Saturday, May 25, 2024

Ford Reports “Shocking” EV Losses

The Biden administration and every liberal out there knows that the elimination of fossil fuel is not necessary and won’t work. This means that the push for solar and wind power and eliminating everything that runs on gas is a pipe dream. The ridiculous idea that every car is going to be electric is nonsense. They’re way too expensive to purchase and much too expensive to maintain, add additional weight that wears out tires and roadways faster, take too long to charge, and are a dangerous fire risk. Not to mention that the components needed for the batteries essentially ruin any area where they are mined.

Like many other manufacturers, Ford is grappling with the realities of the EV market. As reported by Bloomberg, they have started reducing orders from their battery supplier due to sluggish sales. Insider sources reveal that the company incurred a staggering loss of $100,000 per EV in the first quarter of 2024.

The EV market nationally took a major hit during the first quarter of the year, dropping last month from a 4.7 percent growth rate to a 3.3 percent growth rate, a substantial decrease from last year.

The sales decreased year-over-year from 7.6 percent to 7.15 percent in the first quarter. The AP reported that declining sales numbers support some automakers’ belief that they moved too aggressively in expanding their EV production.

As reported by Bloomberg, Ford has decided to cut its spending on battery-powered models by $12 billion in an attempt to revamp its strategy. The reason is simple: the company has forecasted that it will lose approximately $5.5 billion on EVs this year.

“We’ve seen prices coming down quite dramatically, and that’s why we haven’t been able to keep up from a cost reduction standpoint,” Ford’s CFO, John Lawler, told analysts on the company’s earnings call on April 24, according to Bloomberg. “But we’re targeting to take out as much cost this year as we can on Model E, all in the spirit of driving toward that contribution margin positive.”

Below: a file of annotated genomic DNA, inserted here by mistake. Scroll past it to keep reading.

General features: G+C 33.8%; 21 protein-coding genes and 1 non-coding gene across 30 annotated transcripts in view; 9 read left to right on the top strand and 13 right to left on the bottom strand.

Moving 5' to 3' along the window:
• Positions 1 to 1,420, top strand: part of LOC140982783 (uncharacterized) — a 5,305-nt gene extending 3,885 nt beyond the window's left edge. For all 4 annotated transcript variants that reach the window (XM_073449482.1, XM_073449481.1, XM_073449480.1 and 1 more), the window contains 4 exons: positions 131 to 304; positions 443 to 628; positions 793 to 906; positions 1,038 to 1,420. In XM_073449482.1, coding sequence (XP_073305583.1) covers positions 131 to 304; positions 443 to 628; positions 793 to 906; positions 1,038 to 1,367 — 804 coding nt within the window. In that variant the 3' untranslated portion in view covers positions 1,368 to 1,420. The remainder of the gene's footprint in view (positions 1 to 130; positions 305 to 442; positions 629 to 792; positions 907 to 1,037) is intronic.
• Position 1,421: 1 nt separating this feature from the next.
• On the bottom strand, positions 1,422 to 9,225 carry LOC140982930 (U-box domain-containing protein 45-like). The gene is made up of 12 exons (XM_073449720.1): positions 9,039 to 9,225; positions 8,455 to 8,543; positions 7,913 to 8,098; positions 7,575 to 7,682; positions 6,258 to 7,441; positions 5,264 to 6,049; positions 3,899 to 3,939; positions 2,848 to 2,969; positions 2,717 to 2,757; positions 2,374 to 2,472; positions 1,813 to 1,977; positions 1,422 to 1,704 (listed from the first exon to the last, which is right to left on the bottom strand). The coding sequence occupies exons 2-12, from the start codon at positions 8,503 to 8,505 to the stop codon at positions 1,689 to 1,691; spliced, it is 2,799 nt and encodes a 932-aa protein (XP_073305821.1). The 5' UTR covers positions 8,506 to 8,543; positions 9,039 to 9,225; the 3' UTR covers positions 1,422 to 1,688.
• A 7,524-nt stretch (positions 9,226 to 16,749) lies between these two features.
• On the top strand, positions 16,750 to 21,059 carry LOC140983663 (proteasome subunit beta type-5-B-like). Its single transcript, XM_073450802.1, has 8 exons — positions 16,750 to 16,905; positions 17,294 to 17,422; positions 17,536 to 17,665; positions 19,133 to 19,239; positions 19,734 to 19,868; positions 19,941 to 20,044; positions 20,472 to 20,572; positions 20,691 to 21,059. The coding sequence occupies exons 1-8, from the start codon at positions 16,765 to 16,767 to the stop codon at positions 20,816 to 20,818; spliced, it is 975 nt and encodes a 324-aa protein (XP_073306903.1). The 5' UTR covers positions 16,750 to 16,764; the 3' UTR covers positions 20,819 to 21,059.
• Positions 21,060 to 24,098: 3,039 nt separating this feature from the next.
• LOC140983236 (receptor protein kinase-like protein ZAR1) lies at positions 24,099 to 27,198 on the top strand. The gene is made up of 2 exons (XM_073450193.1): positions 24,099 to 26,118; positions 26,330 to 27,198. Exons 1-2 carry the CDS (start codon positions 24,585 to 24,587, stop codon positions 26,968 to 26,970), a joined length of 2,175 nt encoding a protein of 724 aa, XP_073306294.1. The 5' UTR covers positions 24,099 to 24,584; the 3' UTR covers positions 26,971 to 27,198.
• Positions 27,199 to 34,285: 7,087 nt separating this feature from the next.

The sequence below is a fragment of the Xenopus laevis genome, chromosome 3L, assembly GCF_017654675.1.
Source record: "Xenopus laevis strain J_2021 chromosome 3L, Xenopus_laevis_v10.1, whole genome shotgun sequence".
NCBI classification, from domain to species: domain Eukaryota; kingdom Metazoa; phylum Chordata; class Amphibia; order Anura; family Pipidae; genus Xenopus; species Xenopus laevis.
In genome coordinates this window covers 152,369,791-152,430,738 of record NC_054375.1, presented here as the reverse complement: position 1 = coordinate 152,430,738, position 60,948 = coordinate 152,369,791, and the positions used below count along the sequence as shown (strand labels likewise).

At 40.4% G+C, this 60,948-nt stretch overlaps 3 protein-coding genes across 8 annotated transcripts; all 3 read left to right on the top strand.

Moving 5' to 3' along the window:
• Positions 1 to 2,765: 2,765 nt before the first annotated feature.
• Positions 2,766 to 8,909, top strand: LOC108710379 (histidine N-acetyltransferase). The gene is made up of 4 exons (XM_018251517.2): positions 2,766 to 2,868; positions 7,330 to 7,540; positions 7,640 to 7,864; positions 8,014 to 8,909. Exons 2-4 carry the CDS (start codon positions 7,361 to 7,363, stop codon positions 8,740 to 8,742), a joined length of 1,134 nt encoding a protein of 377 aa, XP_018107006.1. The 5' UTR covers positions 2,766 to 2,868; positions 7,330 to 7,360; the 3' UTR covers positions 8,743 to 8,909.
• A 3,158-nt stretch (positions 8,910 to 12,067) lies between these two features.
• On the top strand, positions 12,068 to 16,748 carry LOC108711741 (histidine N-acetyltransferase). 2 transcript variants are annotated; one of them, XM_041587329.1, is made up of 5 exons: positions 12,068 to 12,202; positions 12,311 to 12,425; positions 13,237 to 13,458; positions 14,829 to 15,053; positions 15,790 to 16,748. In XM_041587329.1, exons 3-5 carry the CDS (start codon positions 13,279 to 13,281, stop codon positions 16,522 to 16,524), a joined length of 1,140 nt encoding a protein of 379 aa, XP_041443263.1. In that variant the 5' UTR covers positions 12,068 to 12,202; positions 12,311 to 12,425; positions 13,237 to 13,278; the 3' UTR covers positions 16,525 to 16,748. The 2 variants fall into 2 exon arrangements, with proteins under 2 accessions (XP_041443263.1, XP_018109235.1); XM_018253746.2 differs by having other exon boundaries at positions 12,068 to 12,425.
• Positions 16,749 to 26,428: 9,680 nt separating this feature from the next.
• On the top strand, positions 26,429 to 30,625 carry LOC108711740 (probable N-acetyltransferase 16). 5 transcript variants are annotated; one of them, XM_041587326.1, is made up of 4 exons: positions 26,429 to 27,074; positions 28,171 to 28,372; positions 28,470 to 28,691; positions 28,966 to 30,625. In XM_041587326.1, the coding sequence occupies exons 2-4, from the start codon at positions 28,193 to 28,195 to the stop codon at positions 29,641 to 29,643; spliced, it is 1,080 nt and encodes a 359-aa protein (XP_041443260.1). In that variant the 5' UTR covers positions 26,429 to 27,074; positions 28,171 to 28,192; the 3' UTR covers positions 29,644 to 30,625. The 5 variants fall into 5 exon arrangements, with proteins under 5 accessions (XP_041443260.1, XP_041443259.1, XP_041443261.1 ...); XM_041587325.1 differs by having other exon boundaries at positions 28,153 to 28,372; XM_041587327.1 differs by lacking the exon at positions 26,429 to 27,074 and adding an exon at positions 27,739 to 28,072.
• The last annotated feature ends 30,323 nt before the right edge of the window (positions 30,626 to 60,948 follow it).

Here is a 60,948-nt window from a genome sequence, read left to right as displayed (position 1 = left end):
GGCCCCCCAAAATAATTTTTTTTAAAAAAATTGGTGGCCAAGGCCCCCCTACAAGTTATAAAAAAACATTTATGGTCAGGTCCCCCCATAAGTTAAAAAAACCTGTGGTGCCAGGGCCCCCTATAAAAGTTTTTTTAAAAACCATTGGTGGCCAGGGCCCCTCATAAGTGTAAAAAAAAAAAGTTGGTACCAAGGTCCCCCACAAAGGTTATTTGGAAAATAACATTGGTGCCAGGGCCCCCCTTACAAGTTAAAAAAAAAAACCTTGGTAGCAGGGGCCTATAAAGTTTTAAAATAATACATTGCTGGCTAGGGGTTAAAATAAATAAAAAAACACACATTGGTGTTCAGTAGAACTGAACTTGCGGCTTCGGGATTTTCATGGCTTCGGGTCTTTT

Ford has shifted its focus to producing smaller, more affordable EVs and is fast-tracking the release of new models expected to debut in 2026. Prices reportedly start at $25,000.

According to Bloomberg, Farley expects these new EVs to turn a profit in their first year. If all goes to plan, the price-cutting move could make Ford one of the biggest players in the EV market.

In my humble opinion, even though Farley appears to be trying to temper his enthusiasm, I see the EV market continuing to shrink. So, even if Ford accomplishes its goal of being one of the biggest in the market, it sounds like it is looking at a big fish in a little pond scenario.

For some reason, Ford and the other automakers lulled themselves to sleep, thinking that the EV market was the undeniable future. The reality is that it is not, and the sooner they and other manufacturers realize that the sooner they can gear their efforts toward the true future, which greatly resembles the past.

Ford and the other manufacturers must ask themselves why the American public would buy vehicles that make their lives more difficult. The bottom line is this: EV demand isn’t enough for traditional automakers to justify shifting their production from gas-powered to electric.

Until the recent decision to reduce prices, Ford’s electric vehicle options were quite expensive. The electric version of the classic Mustang, the Mustang Mach-E, is listed on Ford’s website with a starting price of just under $40,000.

Even more shocking, the cheapest version of its electric pickup truck, the F-150 Lighting, starts at $62,995. By comparison, a traditional F-150 starts at just under $37,000.

As I mentioned earlier, even if the public could swallow the ridiculous purchase prices, they would be saddled with more frequent mechanical issues and substantially higher repair costs.

The writing is on the wall; electric vehicles can’t compete with gas-powered alternatives. The fact that Ford and other manufacturers didn’t have the foresight to see that basic fact represents a serious error in judgment.

Gas cars are not being eliminated, period. The truth is simple: EVs are not sustainable as the main source of vehicular transportation. Perhaps Ford and the other manufacturers should replace the decision-makers with realists and delegate the woke liberals to something harmless. However, there is no assurances that they won’t screw that up as well.